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PLA composite screws replace titanium in surgical implants

Fraunhofer Institute researchers have developed an injection molded biocompatible and biodegradable screw to replace titanium versions used in a variety of surgical operations. The moldable composite is made from polylactic acid and hydroxylapatite, a ceramic that is the main constituent of the bone mineral and promotes the growth of bone into the implant.

Fraunhofer Institute researchers have developed an injection molded biocompatible and biodegradable screw to replace titanium versions used in a variety of surgical operations. The moldable composite is made from polylactic acid and hydroxylapatite, a ceramic that is the main constituent of the bone mineral and promotes the growth of bone into the implant.

Titanium screws used in surgical procedures to repair torn ligaments often have to be removed after a period of time or replaced by new ones. Biodegradable PLA screws already see some use in the medical field, but broader adoption is hampered by the fact that when they degrade they can leave holes in the bone.

PLA bioscrews.
Surgeons use interferential screws to fasten cruciate ligaments in the knee. From the left screws made of polylactic acid, hydroxylapatite, and medical stainless steel.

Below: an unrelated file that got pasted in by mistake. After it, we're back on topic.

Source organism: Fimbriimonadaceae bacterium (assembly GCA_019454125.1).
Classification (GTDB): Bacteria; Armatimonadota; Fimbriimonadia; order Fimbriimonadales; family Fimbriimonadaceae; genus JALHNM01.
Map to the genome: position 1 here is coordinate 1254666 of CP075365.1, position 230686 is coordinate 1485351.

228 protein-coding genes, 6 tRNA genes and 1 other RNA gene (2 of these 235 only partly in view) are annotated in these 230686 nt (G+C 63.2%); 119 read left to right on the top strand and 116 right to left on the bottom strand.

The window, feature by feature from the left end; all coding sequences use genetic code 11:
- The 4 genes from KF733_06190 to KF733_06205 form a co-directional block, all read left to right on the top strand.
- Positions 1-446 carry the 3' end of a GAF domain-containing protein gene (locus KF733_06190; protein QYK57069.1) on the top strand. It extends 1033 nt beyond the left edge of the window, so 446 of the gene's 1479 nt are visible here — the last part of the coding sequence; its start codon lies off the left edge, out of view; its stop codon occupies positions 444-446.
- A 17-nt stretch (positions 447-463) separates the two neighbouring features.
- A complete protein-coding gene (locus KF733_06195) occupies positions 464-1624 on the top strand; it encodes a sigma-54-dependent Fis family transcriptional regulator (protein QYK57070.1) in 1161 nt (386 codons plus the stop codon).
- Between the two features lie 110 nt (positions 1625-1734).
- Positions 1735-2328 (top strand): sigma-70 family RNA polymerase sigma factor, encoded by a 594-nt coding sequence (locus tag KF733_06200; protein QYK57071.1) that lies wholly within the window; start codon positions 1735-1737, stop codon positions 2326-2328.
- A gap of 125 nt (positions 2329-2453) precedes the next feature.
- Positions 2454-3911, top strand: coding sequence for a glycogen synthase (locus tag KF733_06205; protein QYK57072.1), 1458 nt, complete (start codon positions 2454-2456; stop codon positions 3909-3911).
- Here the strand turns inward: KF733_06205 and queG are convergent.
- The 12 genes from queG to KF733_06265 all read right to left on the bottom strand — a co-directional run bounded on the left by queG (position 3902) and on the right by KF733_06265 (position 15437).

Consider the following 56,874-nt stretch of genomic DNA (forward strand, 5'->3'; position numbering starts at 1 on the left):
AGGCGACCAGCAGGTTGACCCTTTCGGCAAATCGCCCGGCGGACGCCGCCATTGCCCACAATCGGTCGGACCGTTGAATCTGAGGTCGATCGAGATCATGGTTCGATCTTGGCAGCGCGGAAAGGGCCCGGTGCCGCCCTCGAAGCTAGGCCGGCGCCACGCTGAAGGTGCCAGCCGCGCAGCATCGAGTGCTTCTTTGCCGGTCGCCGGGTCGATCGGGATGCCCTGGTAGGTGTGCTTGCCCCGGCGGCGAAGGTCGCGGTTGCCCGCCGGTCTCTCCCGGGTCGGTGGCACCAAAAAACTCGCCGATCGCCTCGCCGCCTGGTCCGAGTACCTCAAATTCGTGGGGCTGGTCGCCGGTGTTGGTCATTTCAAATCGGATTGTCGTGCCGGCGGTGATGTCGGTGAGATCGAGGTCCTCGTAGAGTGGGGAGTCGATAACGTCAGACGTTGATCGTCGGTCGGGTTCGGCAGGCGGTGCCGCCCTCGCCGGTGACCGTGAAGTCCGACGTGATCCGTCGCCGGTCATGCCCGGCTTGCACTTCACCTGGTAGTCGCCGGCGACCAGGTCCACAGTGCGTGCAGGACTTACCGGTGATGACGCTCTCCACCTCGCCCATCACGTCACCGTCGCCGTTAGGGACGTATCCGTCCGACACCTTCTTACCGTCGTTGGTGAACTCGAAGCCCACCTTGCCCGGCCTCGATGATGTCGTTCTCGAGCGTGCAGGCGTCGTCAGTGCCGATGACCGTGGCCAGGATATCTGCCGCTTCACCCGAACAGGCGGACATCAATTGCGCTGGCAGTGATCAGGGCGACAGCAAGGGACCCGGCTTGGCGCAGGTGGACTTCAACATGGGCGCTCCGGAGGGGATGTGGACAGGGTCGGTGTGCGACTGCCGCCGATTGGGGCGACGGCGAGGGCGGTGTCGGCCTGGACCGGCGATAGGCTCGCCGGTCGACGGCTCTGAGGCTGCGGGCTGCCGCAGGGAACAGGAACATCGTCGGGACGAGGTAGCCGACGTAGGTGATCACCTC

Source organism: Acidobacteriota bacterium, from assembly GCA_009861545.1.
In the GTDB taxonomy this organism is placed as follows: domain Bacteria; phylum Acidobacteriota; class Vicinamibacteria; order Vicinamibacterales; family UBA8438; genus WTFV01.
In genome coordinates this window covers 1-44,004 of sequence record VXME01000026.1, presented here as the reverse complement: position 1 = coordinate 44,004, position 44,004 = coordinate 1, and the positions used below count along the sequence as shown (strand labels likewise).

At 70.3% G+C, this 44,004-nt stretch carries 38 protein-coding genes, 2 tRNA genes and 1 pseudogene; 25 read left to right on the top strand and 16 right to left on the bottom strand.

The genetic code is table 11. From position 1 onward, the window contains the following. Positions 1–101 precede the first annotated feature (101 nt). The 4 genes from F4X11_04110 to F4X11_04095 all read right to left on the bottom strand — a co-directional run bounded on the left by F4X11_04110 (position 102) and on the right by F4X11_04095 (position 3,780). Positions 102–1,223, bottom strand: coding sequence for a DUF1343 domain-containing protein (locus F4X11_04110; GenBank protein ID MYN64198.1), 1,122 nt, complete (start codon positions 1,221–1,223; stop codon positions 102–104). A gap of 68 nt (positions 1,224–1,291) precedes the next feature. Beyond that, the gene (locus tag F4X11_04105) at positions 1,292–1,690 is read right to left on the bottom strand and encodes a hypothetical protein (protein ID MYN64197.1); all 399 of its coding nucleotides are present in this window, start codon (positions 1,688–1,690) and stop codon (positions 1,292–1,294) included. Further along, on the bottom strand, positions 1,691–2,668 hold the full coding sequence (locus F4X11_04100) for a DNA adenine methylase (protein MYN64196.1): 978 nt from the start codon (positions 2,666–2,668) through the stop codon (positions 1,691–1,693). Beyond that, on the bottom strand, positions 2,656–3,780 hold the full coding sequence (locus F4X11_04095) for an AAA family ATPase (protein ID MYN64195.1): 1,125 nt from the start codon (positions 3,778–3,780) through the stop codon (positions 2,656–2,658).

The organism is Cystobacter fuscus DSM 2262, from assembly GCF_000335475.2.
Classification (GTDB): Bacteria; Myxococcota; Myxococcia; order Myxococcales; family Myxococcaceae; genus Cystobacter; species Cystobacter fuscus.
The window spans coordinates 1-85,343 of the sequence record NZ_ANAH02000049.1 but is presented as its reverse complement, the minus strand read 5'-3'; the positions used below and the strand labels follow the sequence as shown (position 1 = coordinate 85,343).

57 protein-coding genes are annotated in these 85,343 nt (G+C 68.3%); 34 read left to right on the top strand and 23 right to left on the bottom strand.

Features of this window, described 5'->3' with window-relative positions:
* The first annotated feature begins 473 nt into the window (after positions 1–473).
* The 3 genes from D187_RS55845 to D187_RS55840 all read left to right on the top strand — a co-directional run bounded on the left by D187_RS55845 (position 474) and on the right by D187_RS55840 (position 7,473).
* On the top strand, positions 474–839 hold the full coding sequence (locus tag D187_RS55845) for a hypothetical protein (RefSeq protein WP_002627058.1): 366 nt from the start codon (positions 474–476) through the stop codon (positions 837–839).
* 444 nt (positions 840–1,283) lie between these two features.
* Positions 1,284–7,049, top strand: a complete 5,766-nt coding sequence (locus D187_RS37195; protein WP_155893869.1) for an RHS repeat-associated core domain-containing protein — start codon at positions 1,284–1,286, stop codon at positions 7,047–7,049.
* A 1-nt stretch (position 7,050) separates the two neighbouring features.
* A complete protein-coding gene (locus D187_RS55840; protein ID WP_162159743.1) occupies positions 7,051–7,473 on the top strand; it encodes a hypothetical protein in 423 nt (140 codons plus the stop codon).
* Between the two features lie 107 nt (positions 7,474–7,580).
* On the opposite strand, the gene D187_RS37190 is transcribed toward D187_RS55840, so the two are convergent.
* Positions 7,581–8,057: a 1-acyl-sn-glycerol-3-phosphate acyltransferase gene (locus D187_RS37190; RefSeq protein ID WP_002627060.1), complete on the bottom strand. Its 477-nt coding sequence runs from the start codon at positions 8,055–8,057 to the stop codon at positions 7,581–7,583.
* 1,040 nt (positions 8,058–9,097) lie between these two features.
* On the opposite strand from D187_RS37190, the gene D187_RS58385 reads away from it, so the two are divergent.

Philipp Imgrund, head of the biomaterial technology department at the Fraunhofer Institute for Manufacturing Engineering & Applied Materials Research (IFAM) in Bremen, said in a release that depending on the composition, the composite screws can biodegrade in 24 months.

The IFAM team says the biomaterials come in a granulate form that can be converted using conventional injection molding methods for net-shape parts that eliminate the need for any post-processing such as milling. The composite's properties approach those of real bone, with compressive strength of more than 130 newtons per square millimeter. Real bone ranges from 130-180. The researchers are working to develop other bioimplants using the process. —[email protected]

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